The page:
As early as the mid-19th century, traditional British sports such as cricket, polo and football were all being played in Seville. By the end of the century, football in particular had become an integral part of the city's Christmas celebrations. The fact that these British sports were able to gain a foothold there owed much to the large expatriate British community that had settled in the city. Seville’s prominence at that time as a major inland port, coupled with its proximity to Gibraltar, made it the perfect breeding ground for a football club to take root.

Founded in café
Exactly 130 years ago today, on 25 January 1890, a group of young men from Seville and the UK gathered in the Andalusian capital in an old café to mark the traditional Scottish celebration of Burns Night. That same evening, following a short debate, those gathered decided to found Sevilla FC amid beers and the raising of toasts.

Edward F. Johnston und Hugh MacColl | ©Sevilla FC
Among the agreements made by the club’s founders on that historic evening, three were especially significant: the name of the club, the appointment of the first officials to manage it and the applicable rules of the game. In terms of the name, being the first club of its kind in the city and having been created for the sole practice of football, it was not difficult to agree on Sevilla Football Club. Its first officials were Scotsmen Edward Farquharson Johnston (President) and Hugh MacColl (Captain), as well as Seville native Isaias White Méndez (Secretary). Finally, it was agreed to play the game in accordance with the rules of Association Football and discard any of the practices of rugby football.

Hipódromo Tablada | ©Sevilla FC
Historic first game
Just a few weeks later, on 25 February 1890, Isaias White sent a letter to Huelva Recreation Club to arrange a game. It would be the first football match played in Spain between two official clubs in accordance with the rules of Association Football. This historic meeting took place on 8 March 1890 at the grounds of the Tablada Hippodrome in Seville. The hosts won that match 2-0, and Sevilla’s Ritson went down in history as the author of the first goal in Spanish football. After this first meeting, the two teams went on to play each other with increasing regularity.

Early in the 20th century, Sevilla FC, like the other Spanish clubs formed around that time, applied to the province’s civil government to register their statutes - an administrative process that was completed on 14 October 1905. By that time, Spanish club members and players were beginning to feature more prominently than their British counterparts, although Johnston, the club's first president, continued to referee the biggest games in the area.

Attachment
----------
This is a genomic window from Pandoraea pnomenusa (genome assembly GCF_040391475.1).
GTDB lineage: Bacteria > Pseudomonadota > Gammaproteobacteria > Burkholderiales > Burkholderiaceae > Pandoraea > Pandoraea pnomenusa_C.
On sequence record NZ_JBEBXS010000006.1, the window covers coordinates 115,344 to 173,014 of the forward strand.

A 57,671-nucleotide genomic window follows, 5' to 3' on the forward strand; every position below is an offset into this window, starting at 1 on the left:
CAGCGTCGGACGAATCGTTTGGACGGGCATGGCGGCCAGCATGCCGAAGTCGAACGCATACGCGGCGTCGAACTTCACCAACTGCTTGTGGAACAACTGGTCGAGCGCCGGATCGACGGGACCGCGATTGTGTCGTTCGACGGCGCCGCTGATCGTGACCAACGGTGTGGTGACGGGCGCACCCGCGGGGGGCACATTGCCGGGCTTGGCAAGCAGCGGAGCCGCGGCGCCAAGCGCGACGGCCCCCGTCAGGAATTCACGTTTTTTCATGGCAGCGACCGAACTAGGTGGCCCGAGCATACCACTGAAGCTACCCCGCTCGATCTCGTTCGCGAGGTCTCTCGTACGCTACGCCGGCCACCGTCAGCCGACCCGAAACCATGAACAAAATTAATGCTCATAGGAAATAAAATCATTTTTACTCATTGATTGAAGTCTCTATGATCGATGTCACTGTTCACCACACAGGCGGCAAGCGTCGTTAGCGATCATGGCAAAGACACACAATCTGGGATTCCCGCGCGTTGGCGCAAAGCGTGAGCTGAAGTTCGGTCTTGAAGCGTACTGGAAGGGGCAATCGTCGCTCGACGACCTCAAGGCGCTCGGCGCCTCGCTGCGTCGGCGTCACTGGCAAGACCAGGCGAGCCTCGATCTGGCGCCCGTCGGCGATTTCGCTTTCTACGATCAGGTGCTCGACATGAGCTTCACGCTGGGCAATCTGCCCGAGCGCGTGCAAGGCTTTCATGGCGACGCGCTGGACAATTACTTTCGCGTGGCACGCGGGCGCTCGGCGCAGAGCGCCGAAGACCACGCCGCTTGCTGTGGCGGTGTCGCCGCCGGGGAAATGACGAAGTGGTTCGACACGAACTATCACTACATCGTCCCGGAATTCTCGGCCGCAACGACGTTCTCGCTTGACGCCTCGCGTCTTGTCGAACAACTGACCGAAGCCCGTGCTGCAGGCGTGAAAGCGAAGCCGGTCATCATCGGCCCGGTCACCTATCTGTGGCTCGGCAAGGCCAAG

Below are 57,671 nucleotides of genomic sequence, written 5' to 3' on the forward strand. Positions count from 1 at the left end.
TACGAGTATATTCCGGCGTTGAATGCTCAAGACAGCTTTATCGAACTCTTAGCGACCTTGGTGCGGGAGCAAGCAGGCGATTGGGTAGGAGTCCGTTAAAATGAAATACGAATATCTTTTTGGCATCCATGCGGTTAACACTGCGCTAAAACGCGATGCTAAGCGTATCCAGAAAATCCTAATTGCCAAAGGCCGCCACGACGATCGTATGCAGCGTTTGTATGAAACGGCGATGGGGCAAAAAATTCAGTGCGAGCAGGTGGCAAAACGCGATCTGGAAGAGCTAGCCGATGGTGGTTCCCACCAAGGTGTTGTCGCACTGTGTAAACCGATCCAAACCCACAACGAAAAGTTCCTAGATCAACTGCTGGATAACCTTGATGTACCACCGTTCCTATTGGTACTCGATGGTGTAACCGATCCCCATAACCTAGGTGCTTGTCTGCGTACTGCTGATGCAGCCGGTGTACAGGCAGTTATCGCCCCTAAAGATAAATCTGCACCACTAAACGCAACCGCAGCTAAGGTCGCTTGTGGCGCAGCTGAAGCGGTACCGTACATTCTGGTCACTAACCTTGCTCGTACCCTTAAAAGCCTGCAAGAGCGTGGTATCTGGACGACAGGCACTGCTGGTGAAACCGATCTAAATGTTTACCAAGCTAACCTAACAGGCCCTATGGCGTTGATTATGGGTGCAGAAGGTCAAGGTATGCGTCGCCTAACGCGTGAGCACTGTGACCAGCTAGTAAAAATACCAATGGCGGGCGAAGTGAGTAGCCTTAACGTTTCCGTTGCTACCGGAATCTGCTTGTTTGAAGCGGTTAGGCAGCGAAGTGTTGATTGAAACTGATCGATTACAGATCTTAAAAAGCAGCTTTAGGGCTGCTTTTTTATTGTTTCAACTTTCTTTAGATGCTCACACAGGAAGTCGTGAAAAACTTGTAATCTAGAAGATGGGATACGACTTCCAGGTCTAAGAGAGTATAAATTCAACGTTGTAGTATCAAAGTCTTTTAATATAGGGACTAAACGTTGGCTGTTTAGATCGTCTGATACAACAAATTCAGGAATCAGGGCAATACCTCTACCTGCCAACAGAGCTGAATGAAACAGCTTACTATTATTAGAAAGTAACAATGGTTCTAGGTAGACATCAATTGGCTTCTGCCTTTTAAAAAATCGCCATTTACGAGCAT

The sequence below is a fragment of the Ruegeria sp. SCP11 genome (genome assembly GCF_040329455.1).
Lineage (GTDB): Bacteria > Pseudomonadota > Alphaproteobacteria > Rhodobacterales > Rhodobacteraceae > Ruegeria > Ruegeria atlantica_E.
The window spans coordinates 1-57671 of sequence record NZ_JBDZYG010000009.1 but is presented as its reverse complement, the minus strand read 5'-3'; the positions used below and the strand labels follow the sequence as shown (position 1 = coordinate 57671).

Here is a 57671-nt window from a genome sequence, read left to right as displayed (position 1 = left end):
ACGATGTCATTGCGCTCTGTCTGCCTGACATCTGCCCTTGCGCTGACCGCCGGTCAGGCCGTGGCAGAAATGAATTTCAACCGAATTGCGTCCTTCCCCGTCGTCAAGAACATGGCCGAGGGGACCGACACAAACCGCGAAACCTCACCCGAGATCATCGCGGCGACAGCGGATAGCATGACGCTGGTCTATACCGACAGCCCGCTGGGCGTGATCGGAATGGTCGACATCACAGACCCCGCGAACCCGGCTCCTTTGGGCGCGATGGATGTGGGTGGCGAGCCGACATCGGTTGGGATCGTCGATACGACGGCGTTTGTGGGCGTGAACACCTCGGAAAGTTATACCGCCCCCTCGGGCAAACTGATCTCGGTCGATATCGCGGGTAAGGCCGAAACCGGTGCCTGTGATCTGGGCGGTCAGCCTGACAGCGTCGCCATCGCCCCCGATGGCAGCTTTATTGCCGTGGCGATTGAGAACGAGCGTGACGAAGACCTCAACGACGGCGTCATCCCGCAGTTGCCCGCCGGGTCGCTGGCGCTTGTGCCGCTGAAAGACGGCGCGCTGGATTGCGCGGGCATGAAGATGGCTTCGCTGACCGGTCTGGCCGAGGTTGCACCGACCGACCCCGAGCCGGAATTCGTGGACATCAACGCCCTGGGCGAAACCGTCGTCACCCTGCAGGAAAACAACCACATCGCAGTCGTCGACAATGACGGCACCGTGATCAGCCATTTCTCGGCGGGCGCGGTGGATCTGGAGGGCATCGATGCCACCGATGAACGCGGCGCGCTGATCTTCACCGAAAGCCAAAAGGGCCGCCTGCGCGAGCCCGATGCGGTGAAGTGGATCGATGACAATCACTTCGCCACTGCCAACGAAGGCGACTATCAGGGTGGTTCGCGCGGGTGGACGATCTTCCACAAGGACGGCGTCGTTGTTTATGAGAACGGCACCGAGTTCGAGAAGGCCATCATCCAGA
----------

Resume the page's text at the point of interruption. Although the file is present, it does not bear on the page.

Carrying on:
Copa Andalucía (1917) | ©Sevilla FC
Andalusia’s eternal champion
Gradually, football became a sport for the masses throughout Spain. The first official regional championship was held in Andalusia after the founding of the Andalusian Football Association. The collective short passing game, which had been largely inherited from the club’s Scottish founders, was replaced by what came to be known as the Escuela Sevillista (Seville School of football). This subtle playing style won admirers throughout Spain and was instrumental in helping Sevilla win 18 of the 21 editions of the regional championship. It was thus that the club earned the nickname, the Eternal champions of Andalusia.

After the creation of the Spanish National League Championship, Sevilla FC remained one of the most prominent sporting clubs in Spain. Indeed, by the middle of the 20th century, they had won the national league once and the Spanish championship (the modern-day Copa del Rey) three times. However, the construction of the club's own stadium, the Estadio Ramon Sanchez-Pizjuen, left them in financial difficulties in the second half of the 20th century and unable to reach their customary sporting heights for several decades. Particularly low points were the four relegations to the second tier of Spanish football that the club endured between 1969 and 2000, a period that yielded no trophies but nonetheless saw them participate in various European competitions.

José Antonio Reyes after winning the UEFA Europa League in 2015 | ©Sevilla FC
Return of glory days and remarkable success
Since the start of 21st century, the club has again been basking in the splendour of regular silverware courtesy of five UEFA Cup/Europa League titles and two Copa del Rey wins. Because of their formidable record in the Europa League, including three titles in a row between 2014 and 2016, Sevilla are considered by many experts to be the ‘king of the Europa League’.

Today, 130 years after that historic Burns Night, Sevilla FC are one of the most successful clubs in Europe and still proud to bear of the name of the city in which they were founded on 25 January 1890.

Sevilla Fútbol Club, 1890–2020